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How To DIY a Macro-Based Eating Plan, Part 2

Ready to get into the GOOD stuff?! Last week I uploaded a post explaining how to calculate your macros (proteins, carbohydrates, and fats).

If you haven't already read it, please do that first (here's the link) because our next step is to put the numbers you calculated in part one of this series into operation! 

Knowing and keeping track of your macros can be game-changing for your metabolism … not only will it help accelerate your results, but you will feel and look AMAZING! 

Before we get started, here are a few tips I'd like you to follow: 

TIP 1: Don't let yourself stress over getting your macro numbers 100% correct. Instead, use them as guidepost figures vs. trying to be perfect and hitting them precisely. Think of this as an experiment; a learning PROCESS of data accumulation over time. Test, assess, and adjust your approach as needed.

TIP 2: If you aren't currently using an online food journal (like the one I provide to my coaching clients), I recommend creating an account at one of the free sites (like MyFitnessPal, Cronometer, FitBit). Doing so will make the task infinitely easier since their databases are already pre-loaded with nutritional info on practically all foods. 

TIP 3: Try making it easier on yourself by planning your meals/macros in advance. If not, you could end up with a weird, or lopsided configuration of macros as the day progresses, making it a challenge to determine what you can eat to hit your target numbers for proteins, carbohydrates, and fats. 

Now that the tips are out of the way let's begin by opening your food journal to map out at least one day's worth of meals! 

The first few times you try doing this, be prepared to spend a little extra time on it. However, proficiency comes with practice, and before long, you will be able to toss together an entire day's worth of meals in just a couple of minutes.

In my previous post, I used the example of someone trying to hit 2,000 calories a day to lose fat while gaining muscle. In doing so, I arrived at the following estimation of their daily macronutrient requirements:

  • 150 grams of protein a day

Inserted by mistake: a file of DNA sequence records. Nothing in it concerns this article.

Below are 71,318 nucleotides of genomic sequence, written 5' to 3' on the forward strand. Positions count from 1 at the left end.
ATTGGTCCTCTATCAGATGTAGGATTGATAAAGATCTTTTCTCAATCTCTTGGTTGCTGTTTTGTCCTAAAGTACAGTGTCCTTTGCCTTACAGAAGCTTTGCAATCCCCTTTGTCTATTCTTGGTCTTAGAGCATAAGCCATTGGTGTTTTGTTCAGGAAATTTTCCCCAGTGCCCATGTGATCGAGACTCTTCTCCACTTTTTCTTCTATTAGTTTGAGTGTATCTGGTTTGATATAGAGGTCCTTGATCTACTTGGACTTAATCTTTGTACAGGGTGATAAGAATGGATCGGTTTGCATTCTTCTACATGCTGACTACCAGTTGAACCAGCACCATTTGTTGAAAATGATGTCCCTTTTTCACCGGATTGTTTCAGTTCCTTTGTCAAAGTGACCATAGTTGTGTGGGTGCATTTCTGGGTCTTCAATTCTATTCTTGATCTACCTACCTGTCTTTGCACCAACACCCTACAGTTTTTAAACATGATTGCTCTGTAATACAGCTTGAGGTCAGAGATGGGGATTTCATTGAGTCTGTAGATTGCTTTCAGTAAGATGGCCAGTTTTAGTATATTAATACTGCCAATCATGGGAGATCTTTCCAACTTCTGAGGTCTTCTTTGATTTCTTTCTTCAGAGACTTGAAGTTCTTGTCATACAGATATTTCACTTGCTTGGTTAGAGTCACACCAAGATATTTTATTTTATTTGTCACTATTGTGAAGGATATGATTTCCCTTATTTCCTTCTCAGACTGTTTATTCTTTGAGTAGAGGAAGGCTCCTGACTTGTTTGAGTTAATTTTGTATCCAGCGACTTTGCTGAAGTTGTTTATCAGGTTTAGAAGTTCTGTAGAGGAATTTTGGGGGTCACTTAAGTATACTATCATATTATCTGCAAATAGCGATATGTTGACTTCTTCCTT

• 55 grams of fat a day

  • 225 grams of carbs a day

In a nutshell, you'll begin by layering in the protein-rich foods for all your meals. Follow that by entering your carbohydrate needs. Then finally add in fats (like salad dressing, butter, etc.) into the mix. Then, you'll tweak the final amounts once you've plugged in all your meals.

For instance, let's use protein: at breakfast, you would enter "eggs." For lunch, you might decide on"tuna" and then jot down "chicken breast" for dinner. Maybe you like using protein powder to make a shakes as a snack or post-workout meal. If so, enter that, too!

Look at how many protein grams add up to for the day and see if you're near the 150-gram mark – but don't worry about it if you aren't!

Next, it's time for the carbs – "starchy" carbs like legumes, quinoa, oats, potatoes, etc. get added in. You'll find some of your carbs will even bump up your protein number!

Next up its veggies & fruits. It can be helpful to shoot for at least one serving at every meal.

Once you're done with that, it's time to finetune your plan to get closer to your target macro numbers for the day!


  • Many people struggle with their protein numbers – they get too little – or they get too much! The fix: adjust your portion sizes or upgrade your food choices.

  • NOTE: You'll get the most benefit from protein you eat if you spread it out over the day in relatively equal amounts.

  • It's helpful to track fiber. According to the USDA, women under the age of 50 should aim for eating 25 grams a day and men, 38 grams. Women over 50 should try for 21 and men, 30 grams.

  •  If your fiber is low, check your fruit and veggie choices, and your starchy carbs – adding a ½ cup of legumes (like black beans) can really help.

  • If your fat number is low, try adding some healthy oil like olive oil to a salad or your veggies or healthy fats like nuts and seeds.

What if you want to cook up a family recipe? Many food journals (like MyFitnessPal) let you create recipes within the app and break them down into portion sizes! 

And there you have it — your own DIY meal plan. Now, Are you going to try tracking your own macros? Has this post been helpful to you? Would you like others like this? I NEED TO KNOW!

Please email me and let me know! 

Lastly, you might already have some idea of how fit you are. But knowing the specifics can help you set realistic fitness goals, monitor your progress, and maintain your motivation. Once you know where you're starting from, you can plan where you want to go. And it's easier than you might think. 

I can help you with that. All you've got to do is book a FREE "Let's Talk Strategy" session with me today. Together we can decide the best approach toward improving your health, fitness, and physique!



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